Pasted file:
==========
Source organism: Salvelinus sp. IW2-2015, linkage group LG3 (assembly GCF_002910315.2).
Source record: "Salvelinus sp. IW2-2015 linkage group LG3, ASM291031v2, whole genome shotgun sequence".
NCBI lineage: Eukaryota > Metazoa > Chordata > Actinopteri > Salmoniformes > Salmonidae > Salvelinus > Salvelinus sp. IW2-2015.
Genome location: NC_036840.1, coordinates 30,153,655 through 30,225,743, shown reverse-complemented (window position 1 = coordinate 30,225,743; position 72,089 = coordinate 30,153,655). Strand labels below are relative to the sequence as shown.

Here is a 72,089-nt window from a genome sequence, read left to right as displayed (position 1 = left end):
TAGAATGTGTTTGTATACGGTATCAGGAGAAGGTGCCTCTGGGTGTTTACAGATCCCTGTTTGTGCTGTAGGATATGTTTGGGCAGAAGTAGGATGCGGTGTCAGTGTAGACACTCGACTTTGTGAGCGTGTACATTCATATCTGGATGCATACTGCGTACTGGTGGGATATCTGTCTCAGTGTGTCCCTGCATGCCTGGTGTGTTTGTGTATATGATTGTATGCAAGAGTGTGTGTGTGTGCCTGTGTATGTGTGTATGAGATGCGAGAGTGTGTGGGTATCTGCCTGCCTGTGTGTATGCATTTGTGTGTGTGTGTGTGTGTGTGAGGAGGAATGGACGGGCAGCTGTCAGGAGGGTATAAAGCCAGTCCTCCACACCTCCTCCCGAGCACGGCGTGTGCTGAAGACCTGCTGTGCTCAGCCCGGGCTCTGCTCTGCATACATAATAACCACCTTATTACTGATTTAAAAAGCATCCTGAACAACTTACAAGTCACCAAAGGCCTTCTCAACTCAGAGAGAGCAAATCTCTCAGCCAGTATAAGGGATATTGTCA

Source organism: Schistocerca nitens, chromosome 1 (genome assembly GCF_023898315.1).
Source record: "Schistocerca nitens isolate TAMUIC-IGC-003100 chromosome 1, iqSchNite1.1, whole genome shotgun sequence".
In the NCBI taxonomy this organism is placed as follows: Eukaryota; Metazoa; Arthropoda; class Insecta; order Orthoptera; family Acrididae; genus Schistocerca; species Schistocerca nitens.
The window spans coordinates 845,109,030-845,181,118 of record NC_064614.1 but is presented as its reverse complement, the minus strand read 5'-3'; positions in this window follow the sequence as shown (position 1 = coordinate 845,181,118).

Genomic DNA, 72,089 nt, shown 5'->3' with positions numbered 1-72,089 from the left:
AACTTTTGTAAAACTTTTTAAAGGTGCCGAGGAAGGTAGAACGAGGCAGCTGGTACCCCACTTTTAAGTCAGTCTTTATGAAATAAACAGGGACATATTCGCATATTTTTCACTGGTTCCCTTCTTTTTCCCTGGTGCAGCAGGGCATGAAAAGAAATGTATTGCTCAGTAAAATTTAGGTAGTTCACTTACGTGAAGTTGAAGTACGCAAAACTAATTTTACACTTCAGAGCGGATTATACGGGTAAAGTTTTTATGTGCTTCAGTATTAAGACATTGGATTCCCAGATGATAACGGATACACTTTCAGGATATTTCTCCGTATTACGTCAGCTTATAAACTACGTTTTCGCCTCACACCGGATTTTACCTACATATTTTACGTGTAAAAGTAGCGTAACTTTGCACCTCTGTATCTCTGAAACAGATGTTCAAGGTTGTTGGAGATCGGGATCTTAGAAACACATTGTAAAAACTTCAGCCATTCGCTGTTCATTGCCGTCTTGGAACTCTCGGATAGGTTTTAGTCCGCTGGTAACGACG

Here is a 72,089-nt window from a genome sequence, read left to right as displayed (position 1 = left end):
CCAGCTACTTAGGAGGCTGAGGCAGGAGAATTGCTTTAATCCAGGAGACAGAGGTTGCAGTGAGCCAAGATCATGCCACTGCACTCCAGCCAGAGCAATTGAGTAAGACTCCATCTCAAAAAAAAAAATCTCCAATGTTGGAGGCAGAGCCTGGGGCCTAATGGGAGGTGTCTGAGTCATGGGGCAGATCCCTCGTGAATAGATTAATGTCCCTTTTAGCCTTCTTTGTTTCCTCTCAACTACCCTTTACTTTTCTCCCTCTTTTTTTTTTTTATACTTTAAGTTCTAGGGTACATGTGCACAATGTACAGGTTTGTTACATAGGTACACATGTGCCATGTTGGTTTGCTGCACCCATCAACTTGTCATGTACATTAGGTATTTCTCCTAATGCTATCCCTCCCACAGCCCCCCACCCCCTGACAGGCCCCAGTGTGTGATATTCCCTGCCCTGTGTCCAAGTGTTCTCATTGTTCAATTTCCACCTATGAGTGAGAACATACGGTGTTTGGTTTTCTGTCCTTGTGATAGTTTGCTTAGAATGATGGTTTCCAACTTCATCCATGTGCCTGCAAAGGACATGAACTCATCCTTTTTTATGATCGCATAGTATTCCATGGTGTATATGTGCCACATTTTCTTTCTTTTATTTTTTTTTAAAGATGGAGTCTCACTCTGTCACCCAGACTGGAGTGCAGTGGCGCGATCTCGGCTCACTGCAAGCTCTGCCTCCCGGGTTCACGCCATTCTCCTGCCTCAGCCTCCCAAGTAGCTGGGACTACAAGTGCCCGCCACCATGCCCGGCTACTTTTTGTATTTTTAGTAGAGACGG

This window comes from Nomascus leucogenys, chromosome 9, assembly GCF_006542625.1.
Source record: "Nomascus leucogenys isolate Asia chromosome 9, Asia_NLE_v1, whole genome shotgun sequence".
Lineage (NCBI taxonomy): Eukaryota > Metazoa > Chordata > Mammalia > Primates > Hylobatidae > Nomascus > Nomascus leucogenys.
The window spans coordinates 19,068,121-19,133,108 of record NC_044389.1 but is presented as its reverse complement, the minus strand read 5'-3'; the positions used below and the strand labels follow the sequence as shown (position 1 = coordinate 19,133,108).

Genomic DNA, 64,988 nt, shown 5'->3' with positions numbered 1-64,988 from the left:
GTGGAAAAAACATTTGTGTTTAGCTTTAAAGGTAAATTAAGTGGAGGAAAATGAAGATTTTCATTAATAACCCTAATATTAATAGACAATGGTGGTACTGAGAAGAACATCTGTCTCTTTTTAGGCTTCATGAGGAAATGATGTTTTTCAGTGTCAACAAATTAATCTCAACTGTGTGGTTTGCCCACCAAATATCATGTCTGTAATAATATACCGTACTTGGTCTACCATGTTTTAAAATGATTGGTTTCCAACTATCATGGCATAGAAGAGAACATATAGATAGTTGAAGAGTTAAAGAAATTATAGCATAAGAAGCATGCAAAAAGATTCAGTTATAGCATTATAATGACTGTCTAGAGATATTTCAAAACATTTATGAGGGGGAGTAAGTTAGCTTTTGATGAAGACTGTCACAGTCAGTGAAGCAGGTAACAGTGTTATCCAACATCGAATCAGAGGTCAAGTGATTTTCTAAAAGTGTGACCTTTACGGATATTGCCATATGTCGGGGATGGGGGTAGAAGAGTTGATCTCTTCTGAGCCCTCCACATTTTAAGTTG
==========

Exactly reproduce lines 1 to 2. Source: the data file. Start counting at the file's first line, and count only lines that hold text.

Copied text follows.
Source organism: Salvelinus sp. IW2-2015, linkage group LG3 (assembly GCF_002910315.2).
Source record: "Salvelinus sp. IW2-2015 linkage group LG3, ASM291031v2, whole genome shotgun sequence".